A strong use of arrangement in this piece is the parallelism between Lawrence’s set of rules and Franklin’s original set of rules. Lawrence uses the same structure when introducing his rules, listing all 13 rules in the exact order and manner that Franklin did. However, the difference lies in the rules themselves. In the explanation of each virtue, Lawrence often directly contradicts Franklin’s explanations. For example, when expounding upon the virtue of cleanliness, Franklin wrote, “Tolerate no uncleanliness in body, cloaths, or habitation,” while Lawrence wrote, “Don’t be too clean. It impoverishes the blood.” This direct contradiction while using similar arrangement is a bold illustration of Lawrence’s intention. It shows how strongly Lawrence opposes Franklin’s ideas and his entire “Arriving at Perfection” work as a whole. And by using the reasonable and almost scientific structure that Franklin chose to use in his own piece, Lawrence creates a mocking tone. He is indirectly mocking Franklin’s orderly and simple approach to achieving something as lofty and unattainable as moral perfection.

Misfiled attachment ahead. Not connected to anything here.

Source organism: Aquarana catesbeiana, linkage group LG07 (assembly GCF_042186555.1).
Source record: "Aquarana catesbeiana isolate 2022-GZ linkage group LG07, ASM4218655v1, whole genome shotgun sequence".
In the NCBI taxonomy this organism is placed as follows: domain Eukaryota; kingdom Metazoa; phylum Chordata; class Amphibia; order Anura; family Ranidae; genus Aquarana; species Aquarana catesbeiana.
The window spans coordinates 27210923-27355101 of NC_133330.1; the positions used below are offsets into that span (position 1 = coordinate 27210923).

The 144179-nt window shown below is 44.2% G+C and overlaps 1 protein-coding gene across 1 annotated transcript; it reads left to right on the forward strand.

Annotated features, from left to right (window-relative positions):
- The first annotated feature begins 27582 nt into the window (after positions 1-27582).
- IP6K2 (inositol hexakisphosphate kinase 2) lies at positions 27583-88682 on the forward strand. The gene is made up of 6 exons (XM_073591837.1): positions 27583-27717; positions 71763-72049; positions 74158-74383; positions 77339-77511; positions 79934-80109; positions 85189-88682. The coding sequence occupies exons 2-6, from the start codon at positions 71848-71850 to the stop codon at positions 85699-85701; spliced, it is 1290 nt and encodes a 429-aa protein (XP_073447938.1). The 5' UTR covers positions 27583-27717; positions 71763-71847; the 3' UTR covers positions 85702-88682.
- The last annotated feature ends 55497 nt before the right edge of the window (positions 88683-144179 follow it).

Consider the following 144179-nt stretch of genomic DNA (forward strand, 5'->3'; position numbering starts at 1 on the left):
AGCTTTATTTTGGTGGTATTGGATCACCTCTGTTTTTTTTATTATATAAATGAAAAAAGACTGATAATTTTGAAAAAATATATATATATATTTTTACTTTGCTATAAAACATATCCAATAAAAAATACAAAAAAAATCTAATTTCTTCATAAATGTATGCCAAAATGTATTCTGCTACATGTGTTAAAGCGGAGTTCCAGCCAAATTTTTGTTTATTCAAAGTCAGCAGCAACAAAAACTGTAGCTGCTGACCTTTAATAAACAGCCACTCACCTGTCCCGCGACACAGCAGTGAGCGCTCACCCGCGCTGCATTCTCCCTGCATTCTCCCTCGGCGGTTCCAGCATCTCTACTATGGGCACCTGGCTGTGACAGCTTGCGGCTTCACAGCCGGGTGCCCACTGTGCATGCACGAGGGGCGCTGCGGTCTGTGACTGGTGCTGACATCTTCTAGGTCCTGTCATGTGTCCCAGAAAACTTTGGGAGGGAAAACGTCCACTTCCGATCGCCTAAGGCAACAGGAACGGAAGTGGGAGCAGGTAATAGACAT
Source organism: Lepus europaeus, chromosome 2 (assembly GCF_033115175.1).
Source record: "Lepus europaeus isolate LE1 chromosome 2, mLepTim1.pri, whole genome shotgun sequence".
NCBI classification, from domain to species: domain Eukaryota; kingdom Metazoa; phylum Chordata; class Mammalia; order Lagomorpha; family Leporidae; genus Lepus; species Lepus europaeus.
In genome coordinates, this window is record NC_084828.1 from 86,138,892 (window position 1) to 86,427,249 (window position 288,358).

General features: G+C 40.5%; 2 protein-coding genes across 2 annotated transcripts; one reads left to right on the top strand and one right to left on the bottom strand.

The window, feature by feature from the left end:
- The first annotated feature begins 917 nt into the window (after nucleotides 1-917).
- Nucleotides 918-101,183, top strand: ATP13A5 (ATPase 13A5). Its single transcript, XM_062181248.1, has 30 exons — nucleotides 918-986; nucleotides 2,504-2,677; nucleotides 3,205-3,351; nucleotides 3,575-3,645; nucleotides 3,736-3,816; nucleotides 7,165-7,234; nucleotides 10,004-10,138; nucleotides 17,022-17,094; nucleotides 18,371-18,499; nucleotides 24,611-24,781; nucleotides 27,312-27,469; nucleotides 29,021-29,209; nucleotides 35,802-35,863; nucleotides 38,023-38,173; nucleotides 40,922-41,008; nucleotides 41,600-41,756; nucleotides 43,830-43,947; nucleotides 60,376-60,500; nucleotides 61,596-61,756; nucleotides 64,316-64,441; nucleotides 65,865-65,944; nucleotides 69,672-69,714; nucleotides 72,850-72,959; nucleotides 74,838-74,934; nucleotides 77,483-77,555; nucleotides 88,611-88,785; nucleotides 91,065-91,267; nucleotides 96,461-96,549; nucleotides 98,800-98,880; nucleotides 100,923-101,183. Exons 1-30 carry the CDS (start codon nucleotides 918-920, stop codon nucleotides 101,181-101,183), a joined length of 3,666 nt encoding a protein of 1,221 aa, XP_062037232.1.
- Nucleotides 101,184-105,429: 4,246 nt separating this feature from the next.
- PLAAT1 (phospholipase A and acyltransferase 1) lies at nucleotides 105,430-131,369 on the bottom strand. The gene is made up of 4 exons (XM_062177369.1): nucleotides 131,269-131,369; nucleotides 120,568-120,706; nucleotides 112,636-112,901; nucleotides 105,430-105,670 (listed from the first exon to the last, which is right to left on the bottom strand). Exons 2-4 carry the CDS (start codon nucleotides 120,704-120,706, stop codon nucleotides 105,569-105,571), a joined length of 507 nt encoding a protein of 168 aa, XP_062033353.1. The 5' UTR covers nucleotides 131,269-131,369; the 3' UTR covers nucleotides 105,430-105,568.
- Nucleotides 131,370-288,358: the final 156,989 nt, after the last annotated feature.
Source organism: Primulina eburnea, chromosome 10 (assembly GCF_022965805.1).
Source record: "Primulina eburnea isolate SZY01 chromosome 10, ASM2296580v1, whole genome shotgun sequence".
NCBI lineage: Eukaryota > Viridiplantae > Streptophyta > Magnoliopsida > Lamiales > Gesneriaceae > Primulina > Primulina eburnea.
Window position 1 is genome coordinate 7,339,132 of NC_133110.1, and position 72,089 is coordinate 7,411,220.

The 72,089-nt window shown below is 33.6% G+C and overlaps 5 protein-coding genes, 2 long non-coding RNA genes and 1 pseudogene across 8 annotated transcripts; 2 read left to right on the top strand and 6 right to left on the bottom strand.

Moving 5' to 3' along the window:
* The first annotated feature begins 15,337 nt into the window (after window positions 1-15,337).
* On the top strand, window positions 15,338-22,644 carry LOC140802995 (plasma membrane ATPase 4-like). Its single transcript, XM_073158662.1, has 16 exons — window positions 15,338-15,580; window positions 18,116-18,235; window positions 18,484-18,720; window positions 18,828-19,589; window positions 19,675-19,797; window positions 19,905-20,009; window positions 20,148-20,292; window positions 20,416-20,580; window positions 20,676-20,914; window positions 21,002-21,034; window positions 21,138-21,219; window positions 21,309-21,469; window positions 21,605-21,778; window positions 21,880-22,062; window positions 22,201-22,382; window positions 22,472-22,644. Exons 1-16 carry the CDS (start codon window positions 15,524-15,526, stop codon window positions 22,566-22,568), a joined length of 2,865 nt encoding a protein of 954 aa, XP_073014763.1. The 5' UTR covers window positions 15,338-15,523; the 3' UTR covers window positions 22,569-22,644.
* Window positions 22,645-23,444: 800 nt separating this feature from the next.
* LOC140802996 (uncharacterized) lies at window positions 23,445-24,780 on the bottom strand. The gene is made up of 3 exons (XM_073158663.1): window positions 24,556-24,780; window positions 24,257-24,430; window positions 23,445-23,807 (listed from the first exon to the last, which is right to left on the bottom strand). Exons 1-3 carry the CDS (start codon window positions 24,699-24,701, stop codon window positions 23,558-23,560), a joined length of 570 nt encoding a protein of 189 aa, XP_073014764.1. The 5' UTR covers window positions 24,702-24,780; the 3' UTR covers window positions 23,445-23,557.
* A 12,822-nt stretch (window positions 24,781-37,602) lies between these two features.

In his closing line, Lawrence writes, “There’s my list. I have been trying dimly to realize it for a long time, and only America and old Benjamin have at last goaded me into trying to formulate it.” By ending with this and phrasing it as such, Lawrence creates the impression that Franklin’s stupidity and America’s acceptance of Franklin’s stupidity are burdens upon Lawrence which forced him to write this piece in order to correct Franklin and lift those burdens. It paints Lawrence as an unwilling savior who wrote this piece out of the good of his heart in order to correct Franklin’s erroneous ways and ensure America was not misguided by Franklin’s erroneous ways. In this way, Lawrence gains ethos as he makes himself appear more competent and knowledgeable than his opponent, Benjamin Franklin. This then helps further Lawrence’s intention to disprove/disagree with Franklin’s “Arriving at Perfection” piece.

–  Olivia Hatch